When a Warsaw Jewish cemetery was vandalized earlier this week, Anna Chipczynska, president of the Jewish Community of Warsaw, spoke out, noting that it had occurred less than a week after the 70th anniversary of the liberation of Auschwitz and that “it is an invitation to violence and threats to which we should all be vigilant.”
Dynamic, straight talking and a sharp dresser, Chipcyznksa knows about vigilance when it comes to Polish Jewish cemeteries. Two weeks earlier, the 36-year-old community leader — whose organization fulfills a broad array of religious responsibilities and sponsors many social, educational and cultural programs — gave me a tour of another Warsaw Jewish cemetery.
I first met Chipczynska last fall, when I was in town for the opening of the Polin Museum of the History of Polish Jews. At the time, she contrasted the celebration of the museum’s opening with the less glamorous, enormous responsibility her organization faces in preserving and maintaining the many Jewish cemeteries in cities and villages across Poland.
The cemetery we visited,the 225-year-old Brodno cemetery, is the city’s oldest Jewish burial ground. The 13-acre Brodno, which was estimated to have tens of thousands of gravestones before the war, was destroyed during the Nazi occupation of Poland. After the war, under Communist-era rule, the cemetery was subjected to further desecration, with broken headstones salvaged for postwar construction. By the late 1980s, a foundation began some initial preservation, and in 2012, following several years of negotiations, legal ownership of the cemetery was transferred from the city government to the Jewish Community of Warsaw, which is now responsible for more than 12 cemeteries.
During our late-afternoon visit in January, there was a biting chill in the air, and Chipczynska, bundled in a parka and hat, unlocked the large entry gate, which is currently being renovated. From there the cracked pavement path leads through the middle of a large dilapidated expanse, overgrown with trees, the most recent of which were planted during the postwar Communist-era Polish government.
Further back, through the trees and along the path, thousands of weathered, moss-covered headstones are stacked against each other, evidence of an abandoned postwar government plan to construct a park.
“It looks like a kind of park. But of course, it’s not a park, it’s a cemetery,” Chipczynska said.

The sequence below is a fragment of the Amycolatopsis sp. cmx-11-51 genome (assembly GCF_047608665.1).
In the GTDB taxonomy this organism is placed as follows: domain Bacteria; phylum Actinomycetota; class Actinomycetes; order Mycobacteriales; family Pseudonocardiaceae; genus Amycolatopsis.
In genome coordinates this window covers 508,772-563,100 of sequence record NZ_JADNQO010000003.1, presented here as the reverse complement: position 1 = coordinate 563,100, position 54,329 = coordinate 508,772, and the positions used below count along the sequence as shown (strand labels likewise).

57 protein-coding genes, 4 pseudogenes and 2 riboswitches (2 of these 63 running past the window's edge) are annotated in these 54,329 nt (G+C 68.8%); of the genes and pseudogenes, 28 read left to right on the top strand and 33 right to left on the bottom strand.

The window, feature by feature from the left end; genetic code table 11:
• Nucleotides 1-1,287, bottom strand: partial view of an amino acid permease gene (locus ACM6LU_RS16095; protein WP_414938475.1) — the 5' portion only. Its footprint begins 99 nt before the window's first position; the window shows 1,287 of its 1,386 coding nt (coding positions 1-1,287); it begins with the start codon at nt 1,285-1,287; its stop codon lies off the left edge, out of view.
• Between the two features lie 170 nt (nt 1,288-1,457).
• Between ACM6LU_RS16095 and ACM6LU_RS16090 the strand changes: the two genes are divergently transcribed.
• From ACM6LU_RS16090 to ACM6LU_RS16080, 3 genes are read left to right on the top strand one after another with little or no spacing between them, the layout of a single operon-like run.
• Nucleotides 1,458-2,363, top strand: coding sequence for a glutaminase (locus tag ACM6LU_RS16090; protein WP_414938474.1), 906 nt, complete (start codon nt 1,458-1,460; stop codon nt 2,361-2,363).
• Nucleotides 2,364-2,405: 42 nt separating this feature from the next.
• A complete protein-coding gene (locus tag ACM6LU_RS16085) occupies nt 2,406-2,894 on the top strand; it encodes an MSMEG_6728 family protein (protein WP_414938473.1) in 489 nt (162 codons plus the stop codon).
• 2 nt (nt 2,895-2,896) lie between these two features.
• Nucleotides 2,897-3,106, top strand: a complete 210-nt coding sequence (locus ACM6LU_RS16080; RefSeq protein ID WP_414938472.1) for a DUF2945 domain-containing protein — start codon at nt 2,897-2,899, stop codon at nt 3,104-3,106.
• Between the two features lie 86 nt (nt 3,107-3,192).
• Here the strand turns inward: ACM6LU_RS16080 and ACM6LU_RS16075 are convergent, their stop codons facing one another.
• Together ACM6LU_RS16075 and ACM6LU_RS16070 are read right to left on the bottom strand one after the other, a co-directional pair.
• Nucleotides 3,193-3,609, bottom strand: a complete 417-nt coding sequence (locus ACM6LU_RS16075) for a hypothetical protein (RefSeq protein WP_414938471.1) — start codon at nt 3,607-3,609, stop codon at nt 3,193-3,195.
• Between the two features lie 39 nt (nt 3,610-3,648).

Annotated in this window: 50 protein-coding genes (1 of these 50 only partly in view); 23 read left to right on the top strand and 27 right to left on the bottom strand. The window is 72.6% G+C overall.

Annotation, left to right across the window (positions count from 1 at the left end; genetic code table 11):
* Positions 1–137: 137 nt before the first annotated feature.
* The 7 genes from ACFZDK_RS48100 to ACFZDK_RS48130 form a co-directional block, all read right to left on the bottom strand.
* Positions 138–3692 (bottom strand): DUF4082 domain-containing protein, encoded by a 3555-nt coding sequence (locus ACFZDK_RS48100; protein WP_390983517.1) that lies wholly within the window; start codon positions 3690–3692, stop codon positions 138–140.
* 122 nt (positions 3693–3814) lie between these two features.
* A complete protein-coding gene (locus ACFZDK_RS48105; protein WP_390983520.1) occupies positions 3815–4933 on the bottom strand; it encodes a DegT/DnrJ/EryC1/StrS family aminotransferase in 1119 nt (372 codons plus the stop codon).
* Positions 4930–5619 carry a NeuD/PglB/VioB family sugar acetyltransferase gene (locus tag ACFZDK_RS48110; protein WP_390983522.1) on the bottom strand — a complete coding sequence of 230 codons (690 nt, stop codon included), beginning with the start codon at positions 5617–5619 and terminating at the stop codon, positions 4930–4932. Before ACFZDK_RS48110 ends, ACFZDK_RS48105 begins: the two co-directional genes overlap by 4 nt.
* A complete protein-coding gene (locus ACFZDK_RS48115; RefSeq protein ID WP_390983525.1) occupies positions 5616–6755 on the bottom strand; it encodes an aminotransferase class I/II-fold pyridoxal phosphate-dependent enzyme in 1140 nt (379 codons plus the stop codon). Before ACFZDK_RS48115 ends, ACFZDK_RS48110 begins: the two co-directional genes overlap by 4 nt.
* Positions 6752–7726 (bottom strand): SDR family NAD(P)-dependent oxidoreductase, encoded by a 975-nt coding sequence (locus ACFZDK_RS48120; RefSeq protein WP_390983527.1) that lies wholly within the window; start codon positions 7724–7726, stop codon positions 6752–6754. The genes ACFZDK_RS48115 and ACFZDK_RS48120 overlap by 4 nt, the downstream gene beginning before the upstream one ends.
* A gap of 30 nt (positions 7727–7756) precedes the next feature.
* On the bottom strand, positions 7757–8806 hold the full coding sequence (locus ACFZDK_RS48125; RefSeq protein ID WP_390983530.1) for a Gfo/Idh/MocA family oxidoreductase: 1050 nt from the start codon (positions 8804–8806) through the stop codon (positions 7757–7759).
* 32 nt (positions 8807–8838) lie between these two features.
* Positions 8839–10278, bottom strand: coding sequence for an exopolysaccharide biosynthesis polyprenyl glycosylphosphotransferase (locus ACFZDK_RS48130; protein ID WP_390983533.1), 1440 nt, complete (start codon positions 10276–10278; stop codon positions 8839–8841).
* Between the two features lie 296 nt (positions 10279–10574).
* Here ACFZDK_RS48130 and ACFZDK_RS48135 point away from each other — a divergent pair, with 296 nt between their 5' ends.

Over the years, the cemetery, like other Polish Jewish cemeteries, has been vandalized, often by individuals who have been drinking.
Chipczynska’s organization is committed to spending approximately $800,000 to restore Brodno, but is hoping some of that funding will come from a Ministry of Culture grant for which the group applied recently.
“Receiving this government grant would be a significant recognition of the historic value of this project,” Chipczynska emphasized.
The group wants to open the cemetery to the public, to engage in educational and communal programs about the shared Jewish-Polish history of the area, Chipczynska said.
Like others of her generation, Chipczynka, who was born and raised in Poland, did not learn about her Jewish ancestry until she was a teen. Prior to becoming the Jewish community’s president last year, she worked in the fields of humanitarian aid and human rights. But Chipczynka prefers not to talk much about herself, instead focusing conversations about the work of building the Jewish community.
Over the years, she’s become deeply engaged with the renewal of Jewish life in Warsaw, including helping to found Ec Chaim, a progressive congregation in Warsaw. Cemeteries are just one component of Chipczynska’s job. On Friday evening, she welcomed several dozen regular congregants and visitors for Shabbat services at Ec Chaim, followed by a lively communal dinner, buoyed by a few shots of vodka.
Hours before our cemetery tour, Chipczynska participated in a “day of Judaism” program initiated by the Catholic Church, that included welcoming Catholics to Warsaw’s synagogues to learn about contemporary Jewish life.
While recent terrorist attacks in Paris leave Warsaw’s Jewish community feeling vulnerable, as Jews do across Europe, she said, Chipczynska is nonetheless upbeat about the future.
“We have a rich Jewish program in Warsaw,” she said. “People want to be engaged in the Jewish community. This is a good sign,” she said.
Penny Schwartz is a JTA contributing writer based in Boston. Her travels to Poland were sponsored in part by the Polish Cultural Institute New York.